You Are Not Creative Pt. 2

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With the rise of my blogging career (you're free to laugh at that), I've come to realize that there's little I want to discuss which does not involve creativity. It's surprisingly complicated and misunderstood. I think that's why most people either a.) give up on their dreams when they involve being creative or b.) never consider themselves "creatives" in the first place. My husband is in the latter group. 

The concept as a whole seems draped in this fake fog, which I blame the entire industry for. Just like how successful people don't like discussing their failures (thus making their road out to be easy), creatives don't like being honest about the real process of creating. We like shiny things. We like people thinking that every inch of our brain is made up of nothing but beauty and inspiration.

But you want to know the dirty secret? 

It's nothing like that.

Almost everyone I've explained my creative process to has acted shocked. Like it's a surprise that I don't pump out songs with every intense wave of emotion I feel, right in the moment I feel it, with tears in my eyes and swells in my heart, as every word rolls off my tongue like honey. 

No.

(And no, not every creative can live in the city, no matter how much they want to, because cities are expensive and art is under appreciated.)

It's more like I walk around with a notebook for months, read books and highlight anything that hits me, and sit down by myself one night, praying to God I can create anything that doesn't make me turn my nose up. 

And yes, this process has gotten easier over the years. But only because of one very important thing that nobody wants to admit:

Creativity is a muscle, and you have to exercise it. 

You have to write 100 songs, sift through them, and come out the other side with only 2 worth exploring further.

You have to fill 5 notebooks with thoughts and emotions and completely disregard them if you're lucky enough for inspiration to strike. 

Because just like you can't wait to be motivated to do work, you can't wait for "inspiration" to create. Inspiration is a fickle, passionate lover. And if we know anything about those kinds of lovers, it's that they're unreliable. 

And if we wait, we get stale. We get cold, depressed, and no longer feel as deeply as we did. Because humans are supposed to create without motivation, and some of us are acutely aware of that. We've seen parents and friends settle into lives and jobs they never wanted in the first place, and we use that as our inspiration, because we know that no matter how bad the stale moments get, it's sure as hell better than the alternative. 

The moments you slam your head against your keyboard, not able to find a single word in the wasteland that is your brain? Worth it.

The spiel you've pieced together over the last three holidays to explain to family members "what you do with your time"? Worth it.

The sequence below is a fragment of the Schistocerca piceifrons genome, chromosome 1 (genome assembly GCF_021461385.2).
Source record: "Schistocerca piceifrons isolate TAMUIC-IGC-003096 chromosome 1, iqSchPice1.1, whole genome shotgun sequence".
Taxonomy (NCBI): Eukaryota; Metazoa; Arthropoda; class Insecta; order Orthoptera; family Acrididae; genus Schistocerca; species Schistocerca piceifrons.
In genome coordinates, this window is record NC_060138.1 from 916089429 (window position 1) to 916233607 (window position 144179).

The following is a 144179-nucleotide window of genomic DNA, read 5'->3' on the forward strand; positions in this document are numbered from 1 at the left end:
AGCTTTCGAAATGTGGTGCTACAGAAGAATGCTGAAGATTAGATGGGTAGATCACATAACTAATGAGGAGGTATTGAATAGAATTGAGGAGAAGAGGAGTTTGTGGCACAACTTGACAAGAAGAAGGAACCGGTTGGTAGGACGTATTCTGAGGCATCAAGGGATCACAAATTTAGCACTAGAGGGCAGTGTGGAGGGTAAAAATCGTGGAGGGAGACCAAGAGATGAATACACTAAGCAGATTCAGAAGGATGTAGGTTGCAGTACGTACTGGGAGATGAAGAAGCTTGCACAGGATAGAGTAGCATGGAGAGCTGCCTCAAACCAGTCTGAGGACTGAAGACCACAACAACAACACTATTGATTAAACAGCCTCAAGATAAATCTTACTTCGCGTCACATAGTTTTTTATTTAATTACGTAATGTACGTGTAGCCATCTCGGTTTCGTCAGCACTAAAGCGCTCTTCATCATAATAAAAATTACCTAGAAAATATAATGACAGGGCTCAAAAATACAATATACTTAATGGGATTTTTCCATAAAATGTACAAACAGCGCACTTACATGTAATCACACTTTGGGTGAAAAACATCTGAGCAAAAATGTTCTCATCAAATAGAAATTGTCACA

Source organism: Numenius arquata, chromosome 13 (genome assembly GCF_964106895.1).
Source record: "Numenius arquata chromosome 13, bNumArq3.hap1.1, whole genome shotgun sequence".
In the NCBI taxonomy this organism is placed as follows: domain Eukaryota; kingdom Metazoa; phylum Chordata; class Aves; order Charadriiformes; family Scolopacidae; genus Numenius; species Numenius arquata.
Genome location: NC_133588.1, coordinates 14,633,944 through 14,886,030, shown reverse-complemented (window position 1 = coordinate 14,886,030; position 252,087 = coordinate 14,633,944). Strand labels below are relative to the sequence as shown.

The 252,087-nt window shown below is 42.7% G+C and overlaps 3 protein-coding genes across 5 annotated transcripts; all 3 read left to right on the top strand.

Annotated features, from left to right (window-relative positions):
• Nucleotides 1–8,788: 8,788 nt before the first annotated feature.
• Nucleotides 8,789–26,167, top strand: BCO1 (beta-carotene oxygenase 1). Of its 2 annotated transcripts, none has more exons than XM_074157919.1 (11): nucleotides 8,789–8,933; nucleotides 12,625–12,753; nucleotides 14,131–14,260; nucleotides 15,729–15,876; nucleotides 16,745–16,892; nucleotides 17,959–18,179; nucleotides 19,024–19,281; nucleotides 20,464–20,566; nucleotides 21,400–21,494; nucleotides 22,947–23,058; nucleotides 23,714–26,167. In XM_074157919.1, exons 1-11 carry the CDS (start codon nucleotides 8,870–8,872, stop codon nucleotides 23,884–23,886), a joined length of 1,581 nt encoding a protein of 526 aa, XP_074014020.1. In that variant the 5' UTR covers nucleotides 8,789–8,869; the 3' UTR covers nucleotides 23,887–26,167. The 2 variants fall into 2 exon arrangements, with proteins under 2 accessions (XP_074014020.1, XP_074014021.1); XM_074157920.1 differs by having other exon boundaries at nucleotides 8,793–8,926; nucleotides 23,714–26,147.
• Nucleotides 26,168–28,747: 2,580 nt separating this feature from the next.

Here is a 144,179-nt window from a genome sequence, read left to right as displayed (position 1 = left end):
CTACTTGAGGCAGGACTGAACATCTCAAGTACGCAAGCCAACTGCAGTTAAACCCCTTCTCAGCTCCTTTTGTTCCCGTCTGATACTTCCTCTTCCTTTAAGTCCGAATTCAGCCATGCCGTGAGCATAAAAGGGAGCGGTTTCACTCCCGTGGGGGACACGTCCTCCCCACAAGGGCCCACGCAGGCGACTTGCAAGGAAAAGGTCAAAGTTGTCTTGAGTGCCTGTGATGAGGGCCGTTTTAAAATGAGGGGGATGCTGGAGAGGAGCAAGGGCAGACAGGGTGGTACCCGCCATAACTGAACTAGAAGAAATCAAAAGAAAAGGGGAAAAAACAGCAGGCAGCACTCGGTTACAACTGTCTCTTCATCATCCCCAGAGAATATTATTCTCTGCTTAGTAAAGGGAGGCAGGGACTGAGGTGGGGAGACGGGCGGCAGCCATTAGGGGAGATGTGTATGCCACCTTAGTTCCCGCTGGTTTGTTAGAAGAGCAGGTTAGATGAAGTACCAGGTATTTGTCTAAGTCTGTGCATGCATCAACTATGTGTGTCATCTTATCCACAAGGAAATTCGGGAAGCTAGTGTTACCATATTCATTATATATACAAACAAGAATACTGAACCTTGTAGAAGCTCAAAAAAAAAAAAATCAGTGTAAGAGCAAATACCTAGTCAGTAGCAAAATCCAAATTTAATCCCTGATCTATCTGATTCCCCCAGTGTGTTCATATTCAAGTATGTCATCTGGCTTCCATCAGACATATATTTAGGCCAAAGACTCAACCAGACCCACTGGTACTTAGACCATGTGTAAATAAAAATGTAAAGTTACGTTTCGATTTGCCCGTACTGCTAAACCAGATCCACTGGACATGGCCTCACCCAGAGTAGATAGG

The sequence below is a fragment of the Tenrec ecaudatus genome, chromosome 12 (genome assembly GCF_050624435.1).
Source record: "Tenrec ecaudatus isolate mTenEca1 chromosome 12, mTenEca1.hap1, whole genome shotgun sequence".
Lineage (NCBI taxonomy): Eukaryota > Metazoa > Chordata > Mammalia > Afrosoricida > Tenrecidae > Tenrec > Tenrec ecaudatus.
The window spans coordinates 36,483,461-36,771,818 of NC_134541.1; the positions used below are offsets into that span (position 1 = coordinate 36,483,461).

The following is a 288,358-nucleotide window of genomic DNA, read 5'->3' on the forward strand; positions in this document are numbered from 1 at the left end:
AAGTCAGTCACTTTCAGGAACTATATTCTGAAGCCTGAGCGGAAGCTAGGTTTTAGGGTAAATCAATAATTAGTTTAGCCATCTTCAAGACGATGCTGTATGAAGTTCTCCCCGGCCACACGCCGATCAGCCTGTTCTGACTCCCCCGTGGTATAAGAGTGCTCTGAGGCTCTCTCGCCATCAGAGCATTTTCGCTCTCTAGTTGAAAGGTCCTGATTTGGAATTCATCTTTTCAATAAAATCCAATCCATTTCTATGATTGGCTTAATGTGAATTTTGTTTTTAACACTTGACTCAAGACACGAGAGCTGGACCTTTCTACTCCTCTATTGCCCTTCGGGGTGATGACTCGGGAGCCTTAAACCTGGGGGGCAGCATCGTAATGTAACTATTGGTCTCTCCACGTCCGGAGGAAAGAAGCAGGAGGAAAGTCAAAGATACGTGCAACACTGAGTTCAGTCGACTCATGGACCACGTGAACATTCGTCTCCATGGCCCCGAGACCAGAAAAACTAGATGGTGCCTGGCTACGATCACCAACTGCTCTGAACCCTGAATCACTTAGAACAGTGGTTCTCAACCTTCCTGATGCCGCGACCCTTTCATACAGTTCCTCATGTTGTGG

Every cold, winter night you've driven home from a photoshoot, gig, or coffee shop (where all you can afford is the small coffee), with only $20 to show for your time, and are so exhausted you can't even cry? Worth it.  

The moment you're on the floor, surrounded by papers, with nothing to show for your 3 hours of songwriting? ...Worth it. (I have to convince myself of this one sometimes.)

So no, we are not professional creatives because we have a God-ordained gift that is only given to the chose ones. We are professional creatives because we've had the stamina to push through the bad moments, when others gave up.

If I could give you one piece of advice, it's this:

Don't rely on inspiration, it'll fail you ever time. Rely on your human need, it will always be there.

Feeding The Crazy //Columbus > Atlanta//

If I have learned anything over my (nearly) 21 years of life, it's that the best way to stay sane, is to not fight the crazy. Everyone has some extent of crazy in their minds and the human race is obsessed with surprising it.

But me? I feed it. 

Welcome to my world. A world where weeks of emotional crisis don't mean staying home, but day trips, loud music, and exploring places you probably shouldn't be. 

(Un)Lucky for me, I live in Atlanta, my best friend lives in Columbus. So when the crazies come crashing in, or I have weeks of confusion and doubt, there is nothing better than a long, mindless drive to my best friend and her cats. 

I usually listen to whatever gets me through traffic on the way there, but my drive back is a sacred time with a history of great ideas and entire songs being written. This is the soundtrack I have accumulated over the last year of this ritual. And yes yes, I know that the entire thing sandwiches most of The 1975's albums, but it just isn't a Columbus drive without their brutally honest lyrics. 

I challenge you to feed the crazy a bit in the coming weeks. Pick a destination about two hours away, go explore, and drive back after dark with this playlist playing. It's amazing how much clarity you can gain.